The acquisition of Jagged Peak Energy by Parsley Energy earlier this month showed a way forward for U.S. oil and gas M&A—but it’s a slippery slope.
The deal was the third this year that featured an all-equity structure and kicked the can forward for weary investors. Sellers, and their shareholders, have traditionally hoped for cash or combined cash and equity offers, because buyer equity is less liquid. They have also demanded hefty premiums to the seller’s share price, because buyers must provide an incentive with more value than simply remaining independent.
Both cash and premiums are in short supply in the oil and gas sector, and market conditions will continue to force the hands of exploration and production companies, said a sector banker, an attorney, an industry executive and an analyst.
The premium of 1.5% compared to Jagged Peak’s 30-day average price is hardly the kind of incentive sellers have traditionally demanded, and equity was the only financing option with capital market doors stuck closed, the sector banker noted. Although the deal does not provide an outright exit for 68% owner Quantum Energy Partners, the combined company’s shares will be more liquid and facilitate an exit for the PE firm over time, explained Andrew Dittmar, senior M&A analyst at oilfield data services firm Enverus.
Two other recent deals – Callon Petroleum/Carrizo Oil & Gas and PDC Energy/SRC Energy – had similar structures, and all three deals leave the combined companies better positioned for the long term, the banker said – though unfavorable market reactions and volatile post-announcement trading have dogged them too.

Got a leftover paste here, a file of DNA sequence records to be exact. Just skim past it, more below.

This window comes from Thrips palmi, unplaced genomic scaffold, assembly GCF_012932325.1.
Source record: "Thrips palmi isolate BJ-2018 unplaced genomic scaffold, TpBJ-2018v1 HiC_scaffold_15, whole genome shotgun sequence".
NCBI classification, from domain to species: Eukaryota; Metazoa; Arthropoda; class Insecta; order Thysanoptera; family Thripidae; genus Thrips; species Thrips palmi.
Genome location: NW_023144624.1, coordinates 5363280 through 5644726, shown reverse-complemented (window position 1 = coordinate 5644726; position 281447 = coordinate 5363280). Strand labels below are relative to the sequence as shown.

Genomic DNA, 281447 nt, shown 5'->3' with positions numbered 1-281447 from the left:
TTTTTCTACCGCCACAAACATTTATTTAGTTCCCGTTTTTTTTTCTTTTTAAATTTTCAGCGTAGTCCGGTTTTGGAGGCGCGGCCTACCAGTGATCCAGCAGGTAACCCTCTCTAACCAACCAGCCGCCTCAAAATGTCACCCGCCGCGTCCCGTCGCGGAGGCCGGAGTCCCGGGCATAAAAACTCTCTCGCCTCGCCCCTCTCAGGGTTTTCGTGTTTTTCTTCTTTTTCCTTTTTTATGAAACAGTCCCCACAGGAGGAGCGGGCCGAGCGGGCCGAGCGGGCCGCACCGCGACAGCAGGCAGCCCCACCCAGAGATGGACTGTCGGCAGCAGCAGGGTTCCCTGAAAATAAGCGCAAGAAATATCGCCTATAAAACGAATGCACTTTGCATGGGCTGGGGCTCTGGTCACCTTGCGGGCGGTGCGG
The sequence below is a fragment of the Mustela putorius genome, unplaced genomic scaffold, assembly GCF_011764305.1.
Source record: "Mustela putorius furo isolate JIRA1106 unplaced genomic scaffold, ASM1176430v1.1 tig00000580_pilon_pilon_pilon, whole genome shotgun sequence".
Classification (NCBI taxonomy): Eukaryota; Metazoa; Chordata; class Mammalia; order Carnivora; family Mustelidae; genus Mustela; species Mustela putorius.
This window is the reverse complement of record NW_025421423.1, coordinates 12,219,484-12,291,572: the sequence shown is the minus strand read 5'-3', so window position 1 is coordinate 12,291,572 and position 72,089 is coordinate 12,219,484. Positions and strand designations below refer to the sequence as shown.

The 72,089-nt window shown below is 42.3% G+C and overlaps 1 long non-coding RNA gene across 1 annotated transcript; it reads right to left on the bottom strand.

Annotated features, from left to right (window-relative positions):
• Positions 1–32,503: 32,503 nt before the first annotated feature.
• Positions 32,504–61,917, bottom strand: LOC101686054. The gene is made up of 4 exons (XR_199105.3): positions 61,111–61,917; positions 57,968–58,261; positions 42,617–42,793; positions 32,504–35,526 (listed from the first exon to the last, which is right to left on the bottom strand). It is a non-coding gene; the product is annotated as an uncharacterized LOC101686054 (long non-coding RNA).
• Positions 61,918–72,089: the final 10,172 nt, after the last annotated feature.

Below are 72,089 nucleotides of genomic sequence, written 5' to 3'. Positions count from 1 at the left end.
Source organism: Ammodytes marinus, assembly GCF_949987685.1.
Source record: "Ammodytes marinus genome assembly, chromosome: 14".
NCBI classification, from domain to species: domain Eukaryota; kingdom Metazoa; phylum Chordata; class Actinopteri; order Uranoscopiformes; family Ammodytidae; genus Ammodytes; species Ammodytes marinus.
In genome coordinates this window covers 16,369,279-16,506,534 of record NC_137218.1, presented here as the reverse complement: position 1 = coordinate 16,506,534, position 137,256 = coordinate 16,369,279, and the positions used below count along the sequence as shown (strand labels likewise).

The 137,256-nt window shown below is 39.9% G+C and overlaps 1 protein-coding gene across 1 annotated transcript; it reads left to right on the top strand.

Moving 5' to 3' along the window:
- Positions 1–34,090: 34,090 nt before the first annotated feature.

“Nobody is willing to match sellers’ prices in cash, no seller wants to accept the cash buyers are offering, but they all believe in what they have and could do together – so they’re deciding to trade paper, take each other’s hands and jump together,” the attorney said. Of course, all-equity deals mean that investors seeking an exit have merely traded one holding for another, without an immediate return.
Investors have been calling for consolidation over the last few years in order to reduce general and administrative expenses, ease midstream bottlenecks, and create more efficient drilling operations, said Dittmar. But shares have sold off dramatically after announcements, making CEOs gun-shy: “Investors are pounding the table, and then when you put a real live deal in front of them they go and punish you,” he added.
All-equity, low-premium M&A has been tested with some success in the mining sector, where there was a period of high-premium M&A undertaken at high valuations, followed by a secular decline in capital markets financing, liquidity, and overall investor interest in mining stories, said a mining banker. It has taken a year or more for share values to recover, he explained.
The average premium for oil and gas targets versus their share price one day before the announcement was 28.6% during the period of 2013-2018, while the average premium for the three all-equity oil and gas deals this year was 10.8%, according to Mergermarket data. Recent share price volatility has made it difficult to pin down specific premiums, the banker added.
Oil and gas CEO skins are thickening in a market where share prices do not seem to respond no matter what strategy a company adopts, the banker said. With shares running perpetually sideways, “executives have started to say, why don’t I bite the bullet and do what I need to do in the long run?” he added. “If you believe what we are all saying, that consolidation is important, you have to find a way to make deals,” the executive said.